The 95-year-old monarch is said to be in good spirits but disappointed not to be able to carry out the two-day trip, which was due to begin on Wednesday.
The Queen has had a busy programme and hosted a major Global Investment summit at Windsor Castle on Tuesday evening, where she looked cheerful as she carried out her royal duties.
A Buckingham Palace spokesman said: “The Queen has reluctantly accepted medical advice to rest for the next few days.
“Her Majesty is in good spirits and is disappointed that she will no longer be able to visit Northern Ireland, where she had been due to undertake a series of engagements today and tomorrow.
“The Queen sends her warmest good wishes to the people of Northern Ireland and looks forward to visiting in the future.”
The Queen’s decision is understood not to be related to coronavirus.
The nation’s longest reigning monarch is resting at Windsor Castle.
She is still expected at this stage to attend events linked to the Cop26 climate change conference in Glasgow at the end of the month.
On Tuesday, it was revealed the Queen had turned down the Oldie of the Year trophy because she feels she does not meet the criteria, believing “you are only as old as you feel”.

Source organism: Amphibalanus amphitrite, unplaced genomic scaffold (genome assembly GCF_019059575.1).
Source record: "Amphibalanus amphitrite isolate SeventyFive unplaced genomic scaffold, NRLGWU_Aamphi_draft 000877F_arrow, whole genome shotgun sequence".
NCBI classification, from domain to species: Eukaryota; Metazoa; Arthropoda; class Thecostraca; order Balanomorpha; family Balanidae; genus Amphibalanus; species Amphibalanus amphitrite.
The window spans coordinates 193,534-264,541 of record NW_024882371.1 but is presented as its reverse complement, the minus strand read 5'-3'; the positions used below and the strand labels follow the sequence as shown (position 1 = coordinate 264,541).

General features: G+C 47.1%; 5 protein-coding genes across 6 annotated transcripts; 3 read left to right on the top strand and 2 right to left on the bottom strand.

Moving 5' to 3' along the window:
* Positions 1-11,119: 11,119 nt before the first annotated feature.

The Queen, who is just five years away from her 100th birthday, is due to celebrate her Platinum Jubilee – 70 years on the throne – next year.
She still keeps a busy diary of events and audiences and deals with her daily red boxes of official papers.
She held two audiences on Tuesday via video link from Windsor Castle, greeting the Japanese ambassador Hajime Hayashi and the EU ambassador Joao de Almeida, followed by the investment summit in the evening.
At the weekend, she enjoyed a day at the races at Ascot, and on Monday held a virtual audience with the new Governor-General of New Zealand.
The Queen’s husband of 73 years the Duke of Edinburgh died in April at the age of 99.
The monarch has been pictured out and about at the Royal Windsor Horse Show and Ascot in the months since, and still enjoys riding her own ponies.
Last week, she used a walking stick for what is believed to be the first time at a major public event when she attended a service marking the centenary of the Royal British Legion.